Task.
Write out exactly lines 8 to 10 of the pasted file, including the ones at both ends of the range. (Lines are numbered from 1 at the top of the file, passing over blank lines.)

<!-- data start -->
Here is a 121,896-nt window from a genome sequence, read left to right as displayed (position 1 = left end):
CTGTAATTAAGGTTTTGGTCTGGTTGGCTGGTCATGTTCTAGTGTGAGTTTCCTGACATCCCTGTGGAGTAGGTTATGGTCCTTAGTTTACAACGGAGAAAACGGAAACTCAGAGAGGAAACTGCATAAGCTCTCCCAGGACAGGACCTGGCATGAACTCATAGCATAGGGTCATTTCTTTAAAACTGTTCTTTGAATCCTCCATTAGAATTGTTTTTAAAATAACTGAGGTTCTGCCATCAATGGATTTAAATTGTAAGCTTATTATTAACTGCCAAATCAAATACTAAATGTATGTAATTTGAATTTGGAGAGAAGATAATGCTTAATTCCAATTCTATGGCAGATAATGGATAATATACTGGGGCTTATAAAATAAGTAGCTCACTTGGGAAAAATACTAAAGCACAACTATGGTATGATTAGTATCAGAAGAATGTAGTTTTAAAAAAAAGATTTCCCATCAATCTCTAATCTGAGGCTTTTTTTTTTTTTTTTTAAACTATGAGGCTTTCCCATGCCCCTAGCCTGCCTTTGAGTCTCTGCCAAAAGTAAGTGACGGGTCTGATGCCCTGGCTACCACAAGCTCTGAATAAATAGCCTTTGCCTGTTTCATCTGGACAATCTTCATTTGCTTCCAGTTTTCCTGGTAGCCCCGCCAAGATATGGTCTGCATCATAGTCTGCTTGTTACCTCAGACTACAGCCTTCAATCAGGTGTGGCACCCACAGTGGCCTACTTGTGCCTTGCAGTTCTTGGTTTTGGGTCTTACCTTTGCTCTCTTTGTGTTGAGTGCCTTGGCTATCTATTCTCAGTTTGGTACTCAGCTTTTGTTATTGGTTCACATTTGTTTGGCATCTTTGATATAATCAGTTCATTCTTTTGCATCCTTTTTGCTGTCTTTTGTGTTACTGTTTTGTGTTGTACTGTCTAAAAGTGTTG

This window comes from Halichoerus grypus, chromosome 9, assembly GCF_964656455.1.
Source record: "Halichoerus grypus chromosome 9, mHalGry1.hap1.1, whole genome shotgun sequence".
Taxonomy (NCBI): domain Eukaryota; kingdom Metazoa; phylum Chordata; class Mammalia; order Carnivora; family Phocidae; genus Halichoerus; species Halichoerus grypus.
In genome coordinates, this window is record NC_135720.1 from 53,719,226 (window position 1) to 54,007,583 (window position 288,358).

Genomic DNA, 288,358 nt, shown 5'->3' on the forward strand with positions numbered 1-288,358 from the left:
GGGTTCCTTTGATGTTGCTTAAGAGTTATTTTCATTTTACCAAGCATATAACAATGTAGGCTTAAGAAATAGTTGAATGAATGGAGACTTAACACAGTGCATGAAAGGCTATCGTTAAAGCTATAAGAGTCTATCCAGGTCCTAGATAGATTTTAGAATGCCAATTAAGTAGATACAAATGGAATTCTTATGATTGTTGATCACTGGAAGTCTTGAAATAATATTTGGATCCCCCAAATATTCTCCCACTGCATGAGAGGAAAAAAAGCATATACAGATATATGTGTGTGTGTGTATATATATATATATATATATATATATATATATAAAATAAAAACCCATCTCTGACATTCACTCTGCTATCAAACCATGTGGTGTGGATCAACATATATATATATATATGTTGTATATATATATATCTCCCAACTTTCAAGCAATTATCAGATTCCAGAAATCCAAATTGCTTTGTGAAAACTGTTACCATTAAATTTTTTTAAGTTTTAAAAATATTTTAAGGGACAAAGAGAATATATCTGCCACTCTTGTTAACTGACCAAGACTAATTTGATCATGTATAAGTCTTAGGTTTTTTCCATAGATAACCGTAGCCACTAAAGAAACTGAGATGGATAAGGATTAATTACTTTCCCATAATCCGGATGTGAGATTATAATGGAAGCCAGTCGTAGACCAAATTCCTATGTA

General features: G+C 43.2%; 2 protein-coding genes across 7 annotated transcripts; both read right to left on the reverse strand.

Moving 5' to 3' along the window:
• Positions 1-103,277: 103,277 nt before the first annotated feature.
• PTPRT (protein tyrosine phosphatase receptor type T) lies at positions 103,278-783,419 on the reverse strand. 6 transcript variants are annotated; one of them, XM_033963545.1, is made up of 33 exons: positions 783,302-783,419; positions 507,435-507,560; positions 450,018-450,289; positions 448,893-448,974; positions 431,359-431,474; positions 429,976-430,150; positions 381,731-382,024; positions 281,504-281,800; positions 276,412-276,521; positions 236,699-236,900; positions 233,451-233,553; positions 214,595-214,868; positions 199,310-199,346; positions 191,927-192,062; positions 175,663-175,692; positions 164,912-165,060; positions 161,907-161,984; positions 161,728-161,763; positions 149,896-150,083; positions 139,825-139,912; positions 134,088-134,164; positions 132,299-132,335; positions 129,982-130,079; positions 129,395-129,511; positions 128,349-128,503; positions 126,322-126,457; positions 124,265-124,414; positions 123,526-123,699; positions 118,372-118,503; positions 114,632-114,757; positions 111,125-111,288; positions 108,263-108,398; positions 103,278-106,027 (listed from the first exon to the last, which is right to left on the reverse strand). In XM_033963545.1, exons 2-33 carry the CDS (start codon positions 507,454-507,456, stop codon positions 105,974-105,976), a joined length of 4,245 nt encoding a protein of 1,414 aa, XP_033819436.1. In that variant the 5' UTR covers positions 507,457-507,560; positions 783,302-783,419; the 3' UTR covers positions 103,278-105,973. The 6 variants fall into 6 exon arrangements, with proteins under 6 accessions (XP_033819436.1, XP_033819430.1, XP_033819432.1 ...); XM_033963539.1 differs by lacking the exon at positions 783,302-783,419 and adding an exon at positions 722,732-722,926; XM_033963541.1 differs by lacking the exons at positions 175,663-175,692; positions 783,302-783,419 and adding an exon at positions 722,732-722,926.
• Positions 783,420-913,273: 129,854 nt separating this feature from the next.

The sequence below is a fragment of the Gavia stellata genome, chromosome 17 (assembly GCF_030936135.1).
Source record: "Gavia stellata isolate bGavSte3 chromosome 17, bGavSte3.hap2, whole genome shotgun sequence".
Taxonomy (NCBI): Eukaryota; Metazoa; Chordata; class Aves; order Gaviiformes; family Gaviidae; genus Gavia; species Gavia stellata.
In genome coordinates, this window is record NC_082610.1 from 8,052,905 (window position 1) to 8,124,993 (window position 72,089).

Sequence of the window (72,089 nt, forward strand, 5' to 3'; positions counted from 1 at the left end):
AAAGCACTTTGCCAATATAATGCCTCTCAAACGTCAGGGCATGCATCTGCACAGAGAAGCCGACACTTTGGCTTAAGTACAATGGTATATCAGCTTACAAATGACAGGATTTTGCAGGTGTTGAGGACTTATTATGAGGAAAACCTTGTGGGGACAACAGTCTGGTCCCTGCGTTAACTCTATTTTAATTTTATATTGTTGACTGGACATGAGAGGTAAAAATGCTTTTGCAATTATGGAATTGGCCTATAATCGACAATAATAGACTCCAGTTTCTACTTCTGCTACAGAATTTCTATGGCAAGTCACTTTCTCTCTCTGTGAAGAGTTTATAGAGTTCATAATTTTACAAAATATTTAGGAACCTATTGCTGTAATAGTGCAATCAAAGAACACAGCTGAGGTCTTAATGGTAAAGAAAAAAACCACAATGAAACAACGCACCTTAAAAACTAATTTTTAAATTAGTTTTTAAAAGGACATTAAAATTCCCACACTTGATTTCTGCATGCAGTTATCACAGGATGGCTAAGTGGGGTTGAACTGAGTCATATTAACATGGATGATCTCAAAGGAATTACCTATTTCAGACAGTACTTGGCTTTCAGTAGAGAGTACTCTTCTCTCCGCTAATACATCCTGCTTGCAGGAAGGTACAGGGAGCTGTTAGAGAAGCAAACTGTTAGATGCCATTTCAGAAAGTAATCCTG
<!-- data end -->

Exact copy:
GGGTTCCTTTGATGTTGCTTAAGAGTTATTTTCATTTTACCAAGCATATAACAATGTAGGCTTAAGAAATAGTTGAATGAATGGAGACTTAACACAGTGCATGAAAGGCTATCGTTAAAGCTATAAGAGTCTATCCAGGTCCTAGATAGATTTTAGAATGCCAATTAAGTAGATACAAATGGAATTCTTATGATTGTTGATCACTGGAAGTCTTGAAATAATATTTGGATCCCCCAAATATTCTCCCACTGCATGAGAGGAAAAAAAGCATATACAGATATATGTGTGTGTGTGTATATATATATATATATATATATATATATATATAAAATAAAAACCCATCTCTGACATTCACTCTGCTATCAAACCATGTGGTGTGGATCAACATATATATATATATATGTTGTATATATATATATCTCCCAACTTTCAAGCAATTATCAGATTCCAGAAATCCAAATTGCTTTGTGAAAACTGTTACCATTAAATTTTTTTAAGTTTTAAAAATATTTTAAGGGACAAAGAGAATATATCTGCCACTCTTGTTAACTGACCAAGACTAATTTGATCATGTATAAGTCTTAGGTTTTTTCCATAGATAACCGTAGCCACTAAAGAAACTGAGATGGATAAGGATTAATTACTTTCCCATAATCCGGATGTGAGATTATAATGGAAGCCAGTCGTAGACCAAATTCCTATGTA

General features: G+C 43.2%; 2 protein-coding genes across 7 annotated transcripts; both read right to left on the reverse strand.

Moving 5' to 3' along the window: